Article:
In 2016 I made a series of leadership mistakes that could have been avoided if I had seen the warning signs, kept the ego in check and exercised some humility. The Storming stage was stuck on repeat and the rest of the team was walking on eggshells. The experience was valuable to my personal leadership journey and gives me a great example when I am coaching leaders, but there was a heavy price to pay.
In 1965 Bruce Tuckman published a theory called ‘Tuckman’s stages of group development’. The stages of Forming, Storming, Norming and Performing are well known, and by my experience generally accurate. At the start of the training year in 2016, the Forming Stage between our new leadership team was comfortable and familiar, and as we started to get to know each there didn’t appear to be any issues on the horizon. As we prepared for the first deployment to the field for the year the Line of Departure for Storming was about to be crossed and the conditions had been set for a relationship breakdown.
In hindsight, these conditions for the relationship to get off to a bad start were set before we even began as we had both come from very different backgrounds and experiences. This is not uncommon, but I failed to recognise and discuss our differences of opinions and overall training methodologies early in the Forming Stage. Within this new leadership team, we were speaking a different language and adapting to a new lexicon. As we started to have minor disagreements I pushed on, keeping my ego intact but not addressing the growing animosity amongst the team. Once we were on this downward spiral I became further entrenched, oblivious to the effect it was having on the rest of the team and my own performance. Along the way I broke almost all of my own leadership principles as being right seemed more important than anything else.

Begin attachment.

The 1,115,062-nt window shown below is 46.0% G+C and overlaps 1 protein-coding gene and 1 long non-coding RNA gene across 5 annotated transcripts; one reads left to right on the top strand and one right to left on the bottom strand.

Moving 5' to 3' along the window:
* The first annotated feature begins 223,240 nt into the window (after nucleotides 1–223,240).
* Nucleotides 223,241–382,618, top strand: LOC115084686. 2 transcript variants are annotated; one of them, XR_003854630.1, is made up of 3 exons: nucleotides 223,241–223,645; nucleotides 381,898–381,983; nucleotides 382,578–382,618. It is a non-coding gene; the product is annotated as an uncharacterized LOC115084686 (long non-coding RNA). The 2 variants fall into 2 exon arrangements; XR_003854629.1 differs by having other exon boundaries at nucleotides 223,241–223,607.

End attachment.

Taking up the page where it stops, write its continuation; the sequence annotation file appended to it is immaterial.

The realisation of my mistakes came when I observed one of the Junior Leaders interacting with a member of the leadership team using negative language that he had picked up from myself, proving once again that soldiers will become a ‘direct reflection’ of their leaders. In that instant, I started to take stock of the mistakes that I had made but it was too late. A Regimental manning change took effect before I could right the wrongs, and the ego that I was trying to protect all along was in tatters as I realised that I could have avoided these issues with a little humility. As I reflect on what went wrong and how I will not make this mistake again, the following came to mind:
- When forming a new leadership team give it time to go through the stages of group development. Be open to new ways of thinking and see it as an opportunity to refine your own ideas.
- Exploit the honesty that drives meaningful after-action reviews and adapt it to personal reflection. Don’t take counsel from your trusted group that has also drunk the cool-aid and will tell what you want to hear. Seek out those that will challenge your ideas and personal behaviour and will give honest feedback to personal performance.
- “You don’t have to like him, you just have to work with him”. This advice is often given but not rarely helpful in the long run. Hard conversations early are the answer to this problem.
- It’s not about you and you aren’t as good as you think you are. In an organisation of large egos, it is challenging to demonstrate humility and seek criticism. At the point that you no longer accept alternate points of view or experiences, you are tapping out of the self-development journey.
Two years have gone by I still count this relationship breakdown as the worst leadership mistake that I have made so far. It came at a time when I started to believe the hype and stopped reflecting on my own behaviour. If culture is King, then humility is Queen, and the Queen is the most versatile piece on the board. Check the ego and have that honest conversation now.
I am currently listening to a New Podcast titled, Worklife, With Adam Grant. The episode titled Dear Billionaire, I give you a D Minus, is excellent and explores how teams that focus on honest feedback create an environment of constant reflection and improvement.